The story starts off with a wild storm, in which three boys are perilously shipwrecked while on a cruise. The survivors are Jack Martin, Ralph Rover and Peterkin Gay. Together they make do the best with whatever resources they have left and pretty soon create an idyllic society in the true Robinson Crusoe fashion.
Together they learn to trawl for food and suitable shelter and thus live happily for a few months. Until one fateful day the war canoes arrive. The tribals of the South Pacific islands are wild, cannibalistic and in the best of times not too kind to strangers. Even then, they manage to conquer them and win the favor of Tararo, the chief.
All goes well until a shipload of pirates scoop down on them and abduct Ralph. While aboard, Ralph meets Bill, a man who, just like him, was also kidnapped by the pirates years back. Together they formulate a plot and escape from the hands of the treacherous and menacing pirates.
Ralph returns to his beloved Coral Island but Bill dies while on his way to freedom. Upon arrival, Ralph hears disturbing news about the Island of Mango. United again, Jack, Ralph and Peterkin sail together to Mango where they encounter the native missionary. He tells them of the conflict going on between the Christians and the heathens of Mango. Amatea, a member of Tararos tribe is a heathen but has fallen deeply in love with a missionary chief who lives south of the islands.
The three heroes with help from the native missionary convince the natives to give up their savage ways and their gods and accept Christianity. Eventually Tararo is persuaded to take up Christian faith and agrees to let Amatea to go back and live with her lover-chief. At long last the three boys are finally ready to go back to their beloved homeland, England. When they return they are much wiser and mature for the adventure was an enlightening experience.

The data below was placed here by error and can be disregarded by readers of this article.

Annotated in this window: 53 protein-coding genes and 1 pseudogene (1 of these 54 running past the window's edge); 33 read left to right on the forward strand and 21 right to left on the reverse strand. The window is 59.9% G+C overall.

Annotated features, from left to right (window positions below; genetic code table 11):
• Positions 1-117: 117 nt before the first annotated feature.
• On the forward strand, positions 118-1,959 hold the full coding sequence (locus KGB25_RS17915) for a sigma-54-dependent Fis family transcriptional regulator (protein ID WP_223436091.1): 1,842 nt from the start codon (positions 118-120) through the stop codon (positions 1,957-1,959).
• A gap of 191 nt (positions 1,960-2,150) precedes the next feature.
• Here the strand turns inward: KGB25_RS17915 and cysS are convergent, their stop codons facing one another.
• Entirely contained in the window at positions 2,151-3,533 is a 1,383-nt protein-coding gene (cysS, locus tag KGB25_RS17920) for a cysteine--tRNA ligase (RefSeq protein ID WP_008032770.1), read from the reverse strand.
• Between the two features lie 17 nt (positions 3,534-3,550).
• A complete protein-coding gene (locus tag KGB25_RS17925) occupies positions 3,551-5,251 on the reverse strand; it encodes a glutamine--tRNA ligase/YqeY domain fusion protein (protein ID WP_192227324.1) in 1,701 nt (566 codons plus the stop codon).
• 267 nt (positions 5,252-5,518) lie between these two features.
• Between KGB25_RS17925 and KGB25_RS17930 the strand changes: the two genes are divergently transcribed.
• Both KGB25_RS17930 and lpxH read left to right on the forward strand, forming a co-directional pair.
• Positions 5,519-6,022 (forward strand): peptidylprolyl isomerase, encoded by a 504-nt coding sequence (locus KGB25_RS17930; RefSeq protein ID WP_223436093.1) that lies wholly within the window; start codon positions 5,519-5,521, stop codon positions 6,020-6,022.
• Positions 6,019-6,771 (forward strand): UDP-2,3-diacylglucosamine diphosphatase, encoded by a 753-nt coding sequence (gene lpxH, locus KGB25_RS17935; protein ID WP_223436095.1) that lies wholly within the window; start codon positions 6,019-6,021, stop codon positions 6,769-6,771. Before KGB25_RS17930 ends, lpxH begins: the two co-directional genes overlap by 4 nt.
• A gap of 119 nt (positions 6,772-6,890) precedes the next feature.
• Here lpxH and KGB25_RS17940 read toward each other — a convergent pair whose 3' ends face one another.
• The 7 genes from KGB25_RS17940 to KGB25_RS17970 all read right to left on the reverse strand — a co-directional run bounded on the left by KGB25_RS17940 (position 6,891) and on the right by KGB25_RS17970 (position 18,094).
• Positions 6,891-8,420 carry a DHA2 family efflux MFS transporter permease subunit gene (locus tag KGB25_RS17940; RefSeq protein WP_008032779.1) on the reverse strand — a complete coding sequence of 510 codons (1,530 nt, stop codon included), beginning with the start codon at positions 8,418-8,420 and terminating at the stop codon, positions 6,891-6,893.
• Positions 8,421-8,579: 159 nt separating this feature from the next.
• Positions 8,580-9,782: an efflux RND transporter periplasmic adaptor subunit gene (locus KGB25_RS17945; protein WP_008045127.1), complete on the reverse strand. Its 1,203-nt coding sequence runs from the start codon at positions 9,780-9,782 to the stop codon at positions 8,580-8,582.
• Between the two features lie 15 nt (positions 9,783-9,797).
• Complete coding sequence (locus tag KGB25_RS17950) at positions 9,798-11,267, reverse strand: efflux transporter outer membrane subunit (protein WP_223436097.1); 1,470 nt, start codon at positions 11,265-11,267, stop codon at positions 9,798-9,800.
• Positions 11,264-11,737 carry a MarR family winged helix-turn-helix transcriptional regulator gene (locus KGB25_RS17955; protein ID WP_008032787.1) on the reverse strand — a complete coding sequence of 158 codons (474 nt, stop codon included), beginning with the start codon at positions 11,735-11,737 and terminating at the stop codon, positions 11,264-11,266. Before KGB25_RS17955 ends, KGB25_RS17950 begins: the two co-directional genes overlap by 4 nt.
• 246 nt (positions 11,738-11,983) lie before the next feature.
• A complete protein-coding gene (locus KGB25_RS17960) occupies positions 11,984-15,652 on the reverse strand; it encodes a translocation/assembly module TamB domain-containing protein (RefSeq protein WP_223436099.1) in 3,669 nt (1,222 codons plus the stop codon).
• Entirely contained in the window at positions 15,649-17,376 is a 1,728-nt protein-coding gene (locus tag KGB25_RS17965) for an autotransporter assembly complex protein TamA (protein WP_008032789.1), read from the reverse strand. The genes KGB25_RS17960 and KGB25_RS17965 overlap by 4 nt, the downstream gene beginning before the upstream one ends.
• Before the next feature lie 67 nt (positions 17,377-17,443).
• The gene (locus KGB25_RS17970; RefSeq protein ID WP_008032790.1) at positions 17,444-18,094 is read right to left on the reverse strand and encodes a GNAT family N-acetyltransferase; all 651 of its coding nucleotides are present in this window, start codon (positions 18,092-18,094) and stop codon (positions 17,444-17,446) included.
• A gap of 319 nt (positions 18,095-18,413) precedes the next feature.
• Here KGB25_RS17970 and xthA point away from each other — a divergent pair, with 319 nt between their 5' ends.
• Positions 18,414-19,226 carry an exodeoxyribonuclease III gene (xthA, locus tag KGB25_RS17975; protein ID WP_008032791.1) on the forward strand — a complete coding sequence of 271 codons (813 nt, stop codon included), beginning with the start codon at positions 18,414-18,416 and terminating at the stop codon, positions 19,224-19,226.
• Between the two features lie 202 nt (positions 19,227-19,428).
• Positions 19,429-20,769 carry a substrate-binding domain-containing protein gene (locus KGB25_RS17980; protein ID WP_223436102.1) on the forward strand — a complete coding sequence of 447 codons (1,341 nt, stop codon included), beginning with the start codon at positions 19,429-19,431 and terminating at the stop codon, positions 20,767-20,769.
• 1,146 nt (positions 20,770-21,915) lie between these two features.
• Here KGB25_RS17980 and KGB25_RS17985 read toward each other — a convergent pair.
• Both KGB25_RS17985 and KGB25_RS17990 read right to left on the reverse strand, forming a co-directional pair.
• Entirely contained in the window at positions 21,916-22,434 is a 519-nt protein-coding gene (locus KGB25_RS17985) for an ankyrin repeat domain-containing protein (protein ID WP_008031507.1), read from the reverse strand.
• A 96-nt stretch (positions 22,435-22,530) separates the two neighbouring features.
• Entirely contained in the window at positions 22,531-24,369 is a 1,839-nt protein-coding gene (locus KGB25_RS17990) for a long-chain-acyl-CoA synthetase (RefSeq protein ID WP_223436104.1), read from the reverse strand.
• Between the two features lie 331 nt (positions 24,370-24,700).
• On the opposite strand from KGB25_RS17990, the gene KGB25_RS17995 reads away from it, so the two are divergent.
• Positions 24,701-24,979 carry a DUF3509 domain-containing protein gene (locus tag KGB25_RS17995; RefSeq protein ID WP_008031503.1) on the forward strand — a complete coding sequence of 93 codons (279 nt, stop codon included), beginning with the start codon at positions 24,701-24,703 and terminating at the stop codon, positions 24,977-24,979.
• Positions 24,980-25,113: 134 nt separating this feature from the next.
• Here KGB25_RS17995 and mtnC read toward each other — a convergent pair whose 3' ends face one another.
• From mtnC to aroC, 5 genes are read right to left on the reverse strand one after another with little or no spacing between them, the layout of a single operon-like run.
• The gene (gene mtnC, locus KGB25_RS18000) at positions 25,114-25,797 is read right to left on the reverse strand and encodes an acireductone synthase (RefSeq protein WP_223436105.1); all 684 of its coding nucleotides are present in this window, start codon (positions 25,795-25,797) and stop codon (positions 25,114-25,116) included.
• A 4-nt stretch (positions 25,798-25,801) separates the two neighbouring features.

The author R.M. Ballantyne was the son of a newspaper editor and was born in Edinburgh on 24th April 1825. In 1848 appeared Ballantynes "HUDSONS BAY, OR, THE LIFE IN THE WILDS OF NORTH AMERICA". The autobiographical work depicted his youth and adventures in Canada. From 1856 he devoted himself entirely to free-lance writing and giving lectures. Ballantynes first stories depicted the life in Canada, later works dealt with adventures in Britain, Africa, and elsewhere. During his career Ballantyne wrote over 80 books. In 1866 he married Jane Dickson Grant; they had four sons and two daughters. Ballantyne died in Rome, Italy, on February 8, 1894.
"For many months after this we continued to live on our island in uninterrupted harmony and happiness. Sometimes we went out afishing in the lagoon, and sometimes went ahunting in the woods, or ascended to the mountain-top, by way of variety, although Peterkin always asserted that we went for the purpose of hailing any ship that might chance to heave in sight. But I am certain that none of us wished to be delivered from our captivity, for we were extremely happy, and Peterkin used to say that as we were very young we should not feel the loss of a year or two."
( Reviewed By Deblina Mittra )